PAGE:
Could Sociabell be Facebook’s Google+ Killer?

By now you’ve certainly heard about Google’s increasing involvement of Google+ into search.  You may have also heard of the social + search experiment from Microsoft and FUSE Labs called So.cl. Guy Kawasaki dedicates a chapter to social search functionality in Google+  in his book “What the Plus?” (If you haven’t bought this ebook yet, you seriously must. Even if you think you know Google+, Guy knows it better than you. And it’s $3.). Combining the realms of social networking and search is the next evolution in the way we interact online. The most important part of this feature is that you remain engaged with the your social network while searching. Facebook’s search function is severely lacking in this way.

Enter: Sociabell. I found out about Sociabell in one of Social Media Examiner’s This Week In Social Media columns.

Sociabell’s web page highlights its interconnectivity to all things social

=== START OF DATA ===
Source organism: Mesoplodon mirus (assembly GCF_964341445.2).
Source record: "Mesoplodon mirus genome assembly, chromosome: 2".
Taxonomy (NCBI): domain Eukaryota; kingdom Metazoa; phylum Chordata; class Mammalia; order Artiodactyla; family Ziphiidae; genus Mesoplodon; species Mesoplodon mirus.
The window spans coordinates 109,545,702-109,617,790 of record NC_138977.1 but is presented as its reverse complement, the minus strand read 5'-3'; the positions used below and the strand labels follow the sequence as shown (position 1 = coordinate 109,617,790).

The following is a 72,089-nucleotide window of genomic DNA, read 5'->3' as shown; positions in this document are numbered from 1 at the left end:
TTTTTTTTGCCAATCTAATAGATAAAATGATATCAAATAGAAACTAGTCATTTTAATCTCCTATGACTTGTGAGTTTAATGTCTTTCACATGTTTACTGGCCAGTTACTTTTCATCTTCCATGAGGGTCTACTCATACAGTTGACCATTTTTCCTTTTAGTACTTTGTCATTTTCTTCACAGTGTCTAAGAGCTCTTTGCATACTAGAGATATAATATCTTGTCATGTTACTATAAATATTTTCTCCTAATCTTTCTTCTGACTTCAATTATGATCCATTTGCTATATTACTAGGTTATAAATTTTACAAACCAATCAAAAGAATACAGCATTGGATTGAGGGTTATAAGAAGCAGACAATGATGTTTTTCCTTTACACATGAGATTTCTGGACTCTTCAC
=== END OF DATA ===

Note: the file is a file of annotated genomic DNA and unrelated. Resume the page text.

Sociabell is a browser add-on for Facebook users who use Google Chrome or Mozilla Firefox. The completely free add-on turns Facebook’s search bar into a social search. When you type a query into the search bar, you will see the standard drop down options that you get from Facebook: people you are friends with, pages you ‘Like’, relevant apps and an option to see more results. What Sociabell does is add another box to the right of Facebook’s standard options and allows you to jump right to other social networks: Twitter,  Craigslist, Google, Yahoo, Bing, LinkedIn, Pinterest, Flickr, YouTube, Wikipedia, Amazon and Google recommended results (but notice, no Google+). You also have the option to share your search with your friends, which creates a post and allows them to answer your question or recommend a site to find what you’re looking for. When you click on one of the above mentioned social outlets, the results automatically open in another tab, thus allowing you to maintain your presence on Facebook. Although, if you’re like me, you would normally just open another tab to Google something anyway, but allowing you to do it through Facebook’s user interface means you are less likely to navigate away. Sociabell states on its page that the add-on collects no personal data, but it’s not clear to me whether your search through Facebook’s search bar is still being tracked by Facebook. My guess is yes.